1424 Dundas Street West
brunch for two with all taxes, tip and coffee: $28 (cash only)
The choosing of this brunch review was left up to fate. We’d ride the Dufferin bus north in the drizzle than permeated the city on the Victoria Day Sunday, and if there was a streetcar coming at Dundas, we’d head as far as Ossington and try our luck at the communal table at the Dakota Tavern. If there was no streetcar in sight, we’d cross the street and head to Gayley’s. a local place that we had passed a hundred times but had never been to.
Fate saved me from communal table brunch with jam-handed toddlers (with music for the kids!), but I’m not sure we chose the less frustrating option.
Nestled in a long narrow space on Dundas just east of Dufferin, Gayley’s is one of those cozy little neighbourhood places that people flock to. With its bright colours and warm brick wall, it’s a cheerful place that is obviously a much-loved part of the community. The inclusion of a kids menu shows that the owners are onto the local hipsters and their need for family-friendly spots, and happily most of the kids who were there stayed seated and kept their jam hands to themselves.
Menu offerings are the full spectrum of basics, with a variety of eggy fry-ups ($5.95 – $10.95) with the steak and eggs or big breakfast topping in at the most expensive. Two versions of porridge are available for those needing some stick-to-your-ribs goodness ($3.95 with milk and sugar, $6.95 to add toast and fruit salad).
We opt for the eggs benedict ($7.95) with fruit salad. The use of a sweet ham instead of peameal bacon is a nice switch-up, and the dill-flavoured hollandaise, besides being obviously real and not from a packet, was a nice bright note atop eggs poached to a perfect golden runniness. The accompanying fruit salad was an uninspiring combo of imported strawberries, grapes and bananas atop chopped lettuce. This hurt our heads. Not a lettuce cup, which would have been at least decorative in some way, but little bits of torn lettuce. It was just weird.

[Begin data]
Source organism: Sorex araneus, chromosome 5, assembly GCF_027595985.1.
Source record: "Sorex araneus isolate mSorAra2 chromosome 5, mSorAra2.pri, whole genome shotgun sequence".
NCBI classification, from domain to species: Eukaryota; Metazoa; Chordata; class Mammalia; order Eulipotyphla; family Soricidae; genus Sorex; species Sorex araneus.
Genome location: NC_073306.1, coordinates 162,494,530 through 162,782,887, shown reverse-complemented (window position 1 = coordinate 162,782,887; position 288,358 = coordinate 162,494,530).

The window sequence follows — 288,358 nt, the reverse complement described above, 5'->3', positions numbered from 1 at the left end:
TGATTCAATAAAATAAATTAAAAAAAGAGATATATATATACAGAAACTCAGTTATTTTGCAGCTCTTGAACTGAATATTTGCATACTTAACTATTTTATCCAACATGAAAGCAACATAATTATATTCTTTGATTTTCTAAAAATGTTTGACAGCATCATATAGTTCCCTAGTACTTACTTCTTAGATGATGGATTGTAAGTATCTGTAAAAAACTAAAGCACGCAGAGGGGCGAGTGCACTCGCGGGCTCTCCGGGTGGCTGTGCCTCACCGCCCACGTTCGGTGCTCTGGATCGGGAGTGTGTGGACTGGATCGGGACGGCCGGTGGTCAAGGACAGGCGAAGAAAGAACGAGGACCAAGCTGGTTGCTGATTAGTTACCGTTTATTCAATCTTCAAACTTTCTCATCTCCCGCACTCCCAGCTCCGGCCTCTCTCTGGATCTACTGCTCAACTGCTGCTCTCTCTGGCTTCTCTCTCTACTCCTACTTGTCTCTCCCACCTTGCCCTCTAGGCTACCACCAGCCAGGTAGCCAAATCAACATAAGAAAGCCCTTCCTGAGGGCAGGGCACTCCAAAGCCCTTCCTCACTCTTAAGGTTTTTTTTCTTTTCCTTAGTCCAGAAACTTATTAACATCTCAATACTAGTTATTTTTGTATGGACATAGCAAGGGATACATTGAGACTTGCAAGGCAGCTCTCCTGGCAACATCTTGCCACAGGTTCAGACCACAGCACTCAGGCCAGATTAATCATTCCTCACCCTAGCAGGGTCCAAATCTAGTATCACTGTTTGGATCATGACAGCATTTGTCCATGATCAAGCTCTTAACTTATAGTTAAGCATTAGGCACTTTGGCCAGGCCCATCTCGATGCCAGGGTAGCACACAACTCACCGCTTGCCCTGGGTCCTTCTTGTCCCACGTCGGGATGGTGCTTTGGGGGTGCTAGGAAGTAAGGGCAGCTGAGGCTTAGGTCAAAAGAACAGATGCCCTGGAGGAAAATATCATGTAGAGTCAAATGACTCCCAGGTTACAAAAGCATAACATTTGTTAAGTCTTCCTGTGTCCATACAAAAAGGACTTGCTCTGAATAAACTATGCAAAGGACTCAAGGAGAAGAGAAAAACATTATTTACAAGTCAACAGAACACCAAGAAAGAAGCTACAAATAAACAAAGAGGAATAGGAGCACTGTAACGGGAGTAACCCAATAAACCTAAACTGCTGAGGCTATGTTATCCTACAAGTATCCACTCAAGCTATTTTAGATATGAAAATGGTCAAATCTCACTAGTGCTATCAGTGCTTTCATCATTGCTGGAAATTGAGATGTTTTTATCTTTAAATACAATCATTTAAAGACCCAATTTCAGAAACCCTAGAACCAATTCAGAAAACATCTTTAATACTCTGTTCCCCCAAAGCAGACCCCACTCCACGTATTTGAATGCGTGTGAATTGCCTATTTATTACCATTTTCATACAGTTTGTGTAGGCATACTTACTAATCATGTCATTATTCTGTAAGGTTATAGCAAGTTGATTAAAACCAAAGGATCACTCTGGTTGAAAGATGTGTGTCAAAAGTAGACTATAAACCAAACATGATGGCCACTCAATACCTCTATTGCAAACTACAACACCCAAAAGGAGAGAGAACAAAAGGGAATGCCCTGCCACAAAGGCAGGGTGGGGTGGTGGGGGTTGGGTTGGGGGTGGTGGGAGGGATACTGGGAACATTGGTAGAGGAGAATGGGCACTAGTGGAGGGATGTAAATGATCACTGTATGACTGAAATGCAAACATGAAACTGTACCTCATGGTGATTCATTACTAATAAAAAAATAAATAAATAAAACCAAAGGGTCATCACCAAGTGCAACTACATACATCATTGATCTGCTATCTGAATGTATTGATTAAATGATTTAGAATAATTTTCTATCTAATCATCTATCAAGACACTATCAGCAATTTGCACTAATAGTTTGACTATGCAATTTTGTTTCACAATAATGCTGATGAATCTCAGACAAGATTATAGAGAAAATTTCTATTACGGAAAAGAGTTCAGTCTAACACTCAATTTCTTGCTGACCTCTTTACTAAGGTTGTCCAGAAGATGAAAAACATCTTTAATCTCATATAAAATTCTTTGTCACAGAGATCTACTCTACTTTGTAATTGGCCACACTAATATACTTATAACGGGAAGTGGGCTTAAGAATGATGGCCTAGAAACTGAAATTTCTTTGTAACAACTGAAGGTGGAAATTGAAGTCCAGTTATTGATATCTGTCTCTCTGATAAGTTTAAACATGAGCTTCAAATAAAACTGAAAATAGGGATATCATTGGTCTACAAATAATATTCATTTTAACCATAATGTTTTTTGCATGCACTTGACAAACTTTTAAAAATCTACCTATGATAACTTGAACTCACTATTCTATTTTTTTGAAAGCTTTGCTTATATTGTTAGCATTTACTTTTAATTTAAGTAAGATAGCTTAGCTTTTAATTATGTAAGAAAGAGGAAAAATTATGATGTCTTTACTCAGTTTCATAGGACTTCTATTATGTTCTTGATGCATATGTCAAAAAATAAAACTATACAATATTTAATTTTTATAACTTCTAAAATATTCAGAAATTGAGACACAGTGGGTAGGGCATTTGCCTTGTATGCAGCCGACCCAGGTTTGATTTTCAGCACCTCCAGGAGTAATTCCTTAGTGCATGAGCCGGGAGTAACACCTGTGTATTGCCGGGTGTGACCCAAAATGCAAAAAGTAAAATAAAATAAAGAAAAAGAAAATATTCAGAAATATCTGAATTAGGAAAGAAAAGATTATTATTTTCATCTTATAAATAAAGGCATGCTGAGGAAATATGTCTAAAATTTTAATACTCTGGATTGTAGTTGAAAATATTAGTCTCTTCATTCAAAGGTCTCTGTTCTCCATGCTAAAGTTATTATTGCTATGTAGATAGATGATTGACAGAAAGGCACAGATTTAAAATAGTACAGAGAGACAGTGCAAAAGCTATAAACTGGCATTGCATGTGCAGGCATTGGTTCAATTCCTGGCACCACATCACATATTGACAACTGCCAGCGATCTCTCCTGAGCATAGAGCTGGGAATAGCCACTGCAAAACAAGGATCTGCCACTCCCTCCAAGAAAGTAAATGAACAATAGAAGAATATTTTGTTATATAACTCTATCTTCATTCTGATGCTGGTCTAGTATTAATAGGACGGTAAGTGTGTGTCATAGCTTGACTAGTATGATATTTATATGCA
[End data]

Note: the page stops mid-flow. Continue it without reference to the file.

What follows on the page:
From a full selection of sweet stuff that included waffles, French toast or pancakes, I opted for the crepe filled with apple cinnamon compote (all items $7.95). The two crepes were nicely cooked, and the filling was warm and cheerful – not too sweet nor overpowered with cinnamon. A dollop of whipped cream was on the soft side, but had the aura of being hand-whipped instead of from an aerosol can.
A side of homefries ($2.95) was a generous portion of golden cubes, but was slightly over-salted and while we ate them all, they wouldn’t win our acclaim for best homefries ever.
Based on the food, we were please to have discovered such a decent place so close to home, but as we waited for our bill, things started to go sideways.
A couple of other reviews we had read of Gayley’s all mentioned the friendly but scattered service. And as the drizzle outside turned to a downpour and a line-up formed inside the door as people arrived looking for a table, thing pretty much fell apart. Over the course of 20 minutes, we asked three separate servers for our bill, all of whom headed back to the register and then got distracted and wandered off. When a group of three arrived and there were only deuces available, the owner asked a pair of girls, seated at a slightly larger table, to move, sticking them closer to the door where it was cold and damp. They ate their food with their coats on. I understand the need to want to accommodate everyone, but I truly hate when restaurants rearrange people who are already seated, and in this case, halfway through their meal. Not cool.
Eventually the bill arrived but there was more confusion and we had to make our way through the snugly packed place to pay at the register. All of this was enough to turn me off the place – at least on weekends. The food was decent and quite reasonably priced, so I can see dropping by on a weekday morning for breakfast, but the potential chaos and confusion would probably send me somewhere a little calmer on a Sunday morning. Sometimes it’s fun to let fate lead the way, but I’ve got to be in a good state of mind to deal with service as scattered as this.